All operations suspended at Mitiga airport as rival groups battle for control amid claims of thousands being held in secret prison
Fighting at the Libyan capital's only working international airport killed at least 20 people Monday, officials said, after militiamen attacked it in an attempt to free colleagues held at a jail there.
Mitiga airport, a former military air base on the eastern outskirts of the capital, was evacuated when the clashes erupted and roads to the facility were closed.
Six Libyan aircrafts on the tarmac were hit by gunfire, an airport source said.
In an updated casualty toll, the health ministry of Libya's UN-backed Government of National Accord (GNA) said 20 people were killed and 63 wounded in the clashes.
It did not specify if the casualties were civilians or fighters.
Al-Radaa, a force loyal to the UN-backed Libyan government and tasked with keeping the facility secure, said in a statement it had come under attack.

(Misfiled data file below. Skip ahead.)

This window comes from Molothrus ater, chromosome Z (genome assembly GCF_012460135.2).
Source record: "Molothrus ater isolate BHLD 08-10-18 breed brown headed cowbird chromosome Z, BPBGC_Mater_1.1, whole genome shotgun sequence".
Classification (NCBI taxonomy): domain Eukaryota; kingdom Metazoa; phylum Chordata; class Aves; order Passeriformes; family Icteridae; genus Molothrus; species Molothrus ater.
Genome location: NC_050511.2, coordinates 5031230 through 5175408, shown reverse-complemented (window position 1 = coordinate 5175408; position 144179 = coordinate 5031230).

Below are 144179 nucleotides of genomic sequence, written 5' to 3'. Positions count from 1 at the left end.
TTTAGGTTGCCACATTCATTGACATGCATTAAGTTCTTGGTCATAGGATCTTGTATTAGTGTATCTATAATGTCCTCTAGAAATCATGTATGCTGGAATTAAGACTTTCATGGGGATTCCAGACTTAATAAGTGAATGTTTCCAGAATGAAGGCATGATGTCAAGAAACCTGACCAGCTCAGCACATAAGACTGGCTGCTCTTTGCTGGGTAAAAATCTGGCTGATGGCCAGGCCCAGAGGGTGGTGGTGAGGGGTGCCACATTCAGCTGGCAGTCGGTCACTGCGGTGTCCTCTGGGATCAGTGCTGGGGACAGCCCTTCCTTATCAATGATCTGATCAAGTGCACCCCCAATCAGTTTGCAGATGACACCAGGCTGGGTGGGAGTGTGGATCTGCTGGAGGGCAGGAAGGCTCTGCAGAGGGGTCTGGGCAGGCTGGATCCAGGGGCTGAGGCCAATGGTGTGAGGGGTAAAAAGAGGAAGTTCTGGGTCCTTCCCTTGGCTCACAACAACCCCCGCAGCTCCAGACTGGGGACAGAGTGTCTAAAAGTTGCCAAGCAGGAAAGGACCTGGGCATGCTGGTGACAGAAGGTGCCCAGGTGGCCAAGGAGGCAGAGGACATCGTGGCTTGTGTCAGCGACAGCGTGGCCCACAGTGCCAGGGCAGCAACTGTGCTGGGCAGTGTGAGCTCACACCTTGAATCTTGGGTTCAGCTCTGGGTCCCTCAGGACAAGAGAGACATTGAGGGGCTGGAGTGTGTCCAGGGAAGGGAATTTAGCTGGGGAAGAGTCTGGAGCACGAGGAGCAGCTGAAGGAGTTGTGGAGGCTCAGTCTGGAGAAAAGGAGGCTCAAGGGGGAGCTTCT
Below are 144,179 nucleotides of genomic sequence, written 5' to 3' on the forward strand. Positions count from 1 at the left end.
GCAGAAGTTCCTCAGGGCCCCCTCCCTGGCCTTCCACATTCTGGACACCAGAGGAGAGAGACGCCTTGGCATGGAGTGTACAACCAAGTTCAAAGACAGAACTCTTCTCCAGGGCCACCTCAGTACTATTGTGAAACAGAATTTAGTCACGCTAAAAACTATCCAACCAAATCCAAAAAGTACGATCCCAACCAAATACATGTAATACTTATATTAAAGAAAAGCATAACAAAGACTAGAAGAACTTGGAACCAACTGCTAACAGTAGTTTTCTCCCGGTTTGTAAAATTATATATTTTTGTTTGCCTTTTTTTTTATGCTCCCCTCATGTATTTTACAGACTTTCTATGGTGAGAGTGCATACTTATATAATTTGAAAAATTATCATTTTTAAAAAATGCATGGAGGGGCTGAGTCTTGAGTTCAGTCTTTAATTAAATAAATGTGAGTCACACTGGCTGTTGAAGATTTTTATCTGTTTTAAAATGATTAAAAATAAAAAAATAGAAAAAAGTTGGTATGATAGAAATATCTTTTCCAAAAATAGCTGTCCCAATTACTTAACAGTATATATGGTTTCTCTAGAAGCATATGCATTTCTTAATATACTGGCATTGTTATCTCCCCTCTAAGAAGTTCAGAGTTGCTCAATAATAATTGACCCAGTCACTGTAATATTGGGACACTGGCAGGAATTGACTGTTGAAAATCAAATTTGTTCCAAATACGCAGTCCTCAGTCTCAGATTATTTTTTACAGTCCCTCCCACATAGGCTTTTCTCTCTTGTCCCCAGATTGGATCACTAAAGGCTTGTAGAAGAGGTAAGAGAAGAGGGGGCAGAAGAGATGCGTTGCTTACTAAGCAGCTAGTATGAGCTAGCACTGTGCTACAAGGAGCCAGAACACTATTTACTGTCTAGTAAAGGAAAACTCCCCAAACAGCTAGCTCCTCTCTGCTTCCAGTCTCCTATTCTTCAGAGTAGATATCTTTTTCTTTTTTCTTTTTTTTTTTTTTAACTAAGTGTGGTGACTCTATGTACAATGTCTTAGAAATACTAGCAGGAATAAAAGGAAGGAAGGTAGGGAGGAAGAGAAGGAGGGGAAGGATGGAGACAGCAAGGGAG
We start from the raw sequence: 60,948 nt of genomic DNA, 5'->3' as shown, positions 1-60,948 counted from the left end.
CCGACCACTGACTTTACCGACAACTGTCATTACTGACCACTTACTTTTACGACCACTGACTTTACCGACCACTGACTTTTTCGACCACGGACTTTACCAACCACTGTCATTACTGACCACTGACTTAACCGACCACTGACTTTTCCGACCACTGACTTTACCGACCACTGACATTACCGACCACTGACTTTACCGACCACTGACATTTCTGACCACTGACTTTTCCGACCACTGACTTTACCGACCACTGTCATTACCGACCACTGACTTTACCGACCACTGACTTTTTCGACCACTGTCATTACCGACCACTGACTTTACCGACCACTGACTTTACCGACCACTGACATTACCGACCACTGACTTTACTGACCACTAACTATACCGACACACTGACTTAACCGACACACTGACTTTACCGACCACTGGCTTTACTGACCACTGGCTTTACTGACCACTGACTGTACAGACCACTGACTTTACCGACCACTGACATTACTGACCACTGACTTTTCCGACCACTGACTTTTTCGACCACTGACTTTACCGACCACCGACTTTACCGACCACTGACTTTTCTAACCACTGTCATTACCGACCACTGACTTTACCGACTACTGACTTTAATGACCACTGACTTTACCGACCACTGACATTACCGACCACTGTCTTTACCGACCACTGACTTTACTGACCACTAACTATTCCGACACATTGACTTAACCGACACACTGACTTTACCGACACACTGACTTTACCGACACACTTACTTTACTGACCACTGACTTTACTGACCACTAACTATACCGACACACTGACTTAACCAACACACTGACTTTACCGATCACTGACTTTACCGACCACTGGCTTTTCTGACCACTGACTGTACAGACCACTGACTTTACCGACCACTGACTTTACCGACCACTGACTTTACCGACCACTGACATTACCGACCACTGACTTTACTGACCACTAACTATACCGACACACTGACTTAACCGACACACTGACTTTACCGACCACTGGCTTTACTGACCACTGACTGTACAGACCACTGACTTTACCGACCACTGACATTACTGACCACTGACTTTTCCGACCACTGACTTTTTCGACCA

An armed group "has attacked Mitiga international airport... which is home to a prison where more than 2,500 people are held for various" reasons, Al-Radaa said on Facebook.
Fighters attacked in a bid "to free" some of its members being held there, it added, without identifying the attackers or saying if there were casualties or damage.
Heavy gunfire could be heard as far away as Tajura 30km east of Tripoli, the AFP news agency said, adding that all roads to Mitiga were closed.
A Libyan pilot said the airport, the scene of frequent clashes between rival militias, had been evacuated.
"All the staff and passengers who were at the airport were evacuated," the pilot said, speaking on condition of anonymity.
"We saw tanks in the airport's perimeter," he added.
Mitiga has been a civilian airport since Tripoli's main international airport was badly damaged in fighting between rival militias in mid-2014.
Libya has been wracked by chaos since the 2011 uprising that toppled and killed longtime dictator Moammar Gaddafi, with rival authorities and militias battling for control of the oil-rich country.
The North African country has rival administrations, with the authorities in the east not recognising the GNA based in the capital. Al-Radaa is loyal to the GNA and also serves as a police force in Tripoli.